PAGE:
Thursday, January 22, 2015

A peak into The Sweetness at the Bottom of the Pie and Hedy's Folly

For this week's Book Beginnings on Friday, hosted by Rose City Reader here is the start of the novel The Sweetness at the Bottom of the Pie by Alan Bradley - the first Flavia de Luce Mystery (I started these and for some reason forgot about them. I need to start reading them all over now!) Just FYI, Flavia is, um, rather precocious ... 

It was as black in the closet as old blood. They had shoved me in and locked the door. I breathed heavily though my nose, fighting desperately to remain calm. I tried counting to ten on every intake of breath, and to eight as I released each one slowly into the darkness. Luckily for me, they had pulled the gag so tightly into my open mouth that my nostrils were left unobstructed, and I was able to draw in one slow lungful after another of the stale, musty air. 

And for my non-fiction choice this week, I have Hedy's Folly: The Life and Breakthrough Inventions of Hedy Lamarr, the Most Beautiful Woman in the World by Richard Rhodes (who was going for an epic length title on a pretty short book) ...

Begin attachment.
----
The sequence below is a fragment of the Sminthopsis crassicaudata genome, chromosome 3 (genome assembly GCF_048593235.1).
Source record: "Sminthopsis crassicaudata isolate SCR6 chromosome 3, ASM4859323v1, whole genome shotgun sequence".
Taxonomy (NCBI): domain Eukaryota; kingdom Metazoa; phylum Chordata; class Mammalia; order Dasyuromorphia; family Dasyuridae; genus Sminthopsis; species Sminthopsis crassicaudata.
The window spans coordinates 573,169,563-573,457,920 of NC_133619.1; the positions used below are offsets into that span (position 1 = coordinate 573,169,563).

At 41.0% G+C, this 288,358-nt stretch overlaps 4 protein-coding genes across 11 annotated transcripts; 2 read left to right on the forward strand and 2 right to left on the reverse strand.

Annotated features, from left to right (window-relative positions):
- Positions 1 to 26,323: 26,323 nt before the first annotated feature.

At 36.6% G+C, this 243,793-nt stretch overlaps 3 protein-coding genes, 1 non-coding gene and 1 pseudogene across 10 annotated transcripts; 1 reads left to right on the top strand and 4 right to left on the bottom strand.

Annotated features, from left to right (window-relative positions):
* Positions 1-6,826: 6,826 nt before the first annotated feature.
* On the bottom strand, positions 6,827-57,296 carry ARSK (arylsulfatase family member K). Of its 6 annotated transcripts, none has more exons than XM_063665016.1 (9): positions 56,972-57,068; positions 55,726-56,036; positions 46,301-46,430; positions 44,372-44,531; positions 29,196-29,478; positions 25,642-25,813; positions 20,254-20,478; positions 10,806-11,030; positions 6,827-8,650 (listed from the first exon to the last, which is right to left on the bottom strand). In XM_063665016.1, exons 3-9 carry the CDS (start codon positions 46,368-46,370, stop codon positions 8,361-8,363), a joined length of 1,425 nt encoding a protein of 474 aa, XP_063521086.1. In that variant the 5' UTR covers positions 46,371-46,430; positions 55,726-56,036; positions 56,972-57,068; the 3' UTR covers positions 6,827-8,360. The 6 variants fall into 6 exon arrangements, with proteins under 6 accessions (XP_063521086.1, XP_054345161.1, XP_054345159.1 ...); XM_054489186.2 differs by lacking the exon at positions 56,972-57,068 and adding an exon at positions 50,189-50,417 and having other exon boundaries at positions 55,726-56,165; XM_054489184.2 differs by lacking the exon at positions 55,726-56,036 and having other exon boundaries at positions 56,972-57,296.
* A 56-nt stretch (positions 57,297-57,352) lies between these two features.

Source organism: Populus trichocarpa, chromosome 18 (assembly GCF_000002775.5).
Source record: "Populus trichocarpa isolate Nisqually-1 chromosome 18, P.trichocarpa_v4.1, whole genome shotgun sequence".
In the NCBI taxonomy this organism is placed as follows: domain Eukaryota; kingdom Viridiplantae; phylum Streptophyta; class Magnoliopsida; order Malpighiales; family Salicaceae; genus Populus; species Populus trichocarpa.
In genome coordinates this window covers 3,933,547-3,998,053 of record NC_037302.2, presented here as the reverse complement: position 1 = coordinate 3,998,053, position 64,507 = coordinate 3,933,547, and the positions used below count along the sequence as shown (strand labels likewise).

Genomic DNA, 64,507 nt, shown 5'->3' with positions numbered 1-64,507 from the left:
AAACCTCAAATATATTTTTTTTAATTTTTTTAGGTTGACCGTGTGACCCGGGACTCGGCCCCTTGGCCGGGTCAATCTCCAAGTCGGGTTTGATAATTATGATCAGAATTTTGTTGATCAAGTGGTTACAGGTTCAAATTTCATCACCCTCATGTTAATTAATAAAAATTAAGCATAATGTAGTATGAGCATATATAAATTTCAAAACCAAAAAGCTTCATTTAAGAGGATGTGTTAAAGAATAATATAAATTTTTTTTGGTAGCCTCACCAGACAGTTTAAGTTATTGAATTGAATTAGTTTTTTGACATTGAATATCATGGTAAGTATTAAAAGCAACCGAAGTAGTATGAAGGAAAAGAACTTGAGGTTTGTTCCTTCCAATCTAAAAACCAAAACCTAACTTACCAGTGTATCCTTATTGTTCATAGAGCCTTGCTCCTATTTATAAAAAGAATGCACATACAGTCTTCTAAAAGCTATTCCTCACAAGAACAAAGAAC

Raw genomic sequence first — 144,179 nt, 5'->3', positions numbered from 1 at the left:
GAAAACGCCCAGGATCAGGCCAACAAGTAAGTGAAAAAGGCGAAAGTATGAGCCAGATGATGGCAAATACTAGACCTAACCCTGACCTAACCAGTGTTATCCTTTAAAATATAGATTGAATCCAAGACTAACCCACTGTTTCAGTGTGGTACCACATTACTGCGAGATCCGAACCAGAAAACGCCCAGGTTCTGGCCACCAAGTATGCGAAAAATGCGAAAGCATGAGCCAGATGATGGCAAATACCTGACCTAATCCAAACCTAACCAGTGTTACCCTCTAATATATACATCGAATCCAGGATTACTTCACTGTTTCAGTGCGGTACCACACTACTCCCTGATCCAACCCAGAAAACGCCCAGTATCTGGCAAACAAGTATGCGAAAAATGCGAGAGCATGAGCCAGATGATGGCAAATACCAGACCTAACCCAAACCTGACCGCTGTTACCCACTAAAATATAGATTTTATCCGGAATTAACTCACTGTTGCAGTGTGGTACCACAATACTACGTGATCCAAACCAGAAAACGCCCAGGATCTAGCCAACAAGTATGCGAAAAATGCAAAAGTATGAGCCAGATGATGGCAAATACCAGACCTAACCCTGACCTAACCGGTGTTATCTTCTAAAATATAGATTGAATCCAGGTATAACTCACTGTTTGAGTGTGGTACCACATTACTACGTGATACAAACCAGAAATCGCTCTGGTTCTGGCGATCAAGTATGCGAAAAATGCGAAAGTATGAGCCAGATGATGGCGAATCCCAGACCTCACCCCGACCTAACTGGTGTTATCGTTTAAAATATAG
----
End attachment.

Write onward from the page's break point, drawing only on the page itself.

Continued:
Invention is a strange business. Is it creative, like painting or sculpture? It's certainly original, by definition genuinely new, but it's also and fundamentally practical. Patent law says an idea must be "reduced to practice" to be patentable. That means an idea must be embodied in some new and useful mechanism or process or material. So invention is creative, but not the same way that fine arts are. Usefulness isn't fundamental to a sculpture or a painting. 

Is invention, then, scientific? Many inventions today are explicitly derived from scientific discoveries. The discovery that certain materials, stimulated in a particular way, would emit coherent light–light all of the same wavelength–led to the invention of the laser. The laser was a practical device that embodied the discovery, but wasn't the discovery itself. The distinction is clear even in prescientific times: Fire was the discovery; the fireplace was an invention. That fire hardened clay was a discovery; pottery was an invention. Again, as with fine art, usefulness isn't a requirement for scientific discovery. 

For The Friday 56 hosted at Freda's Voice here is a bit from around page 56 of The Sweetness at the Bottom of the Pie...

Little by little, I had come under her spell. She had talked to me woman-to-woman, and I had succumbed. I felt sorry for her ... really I did.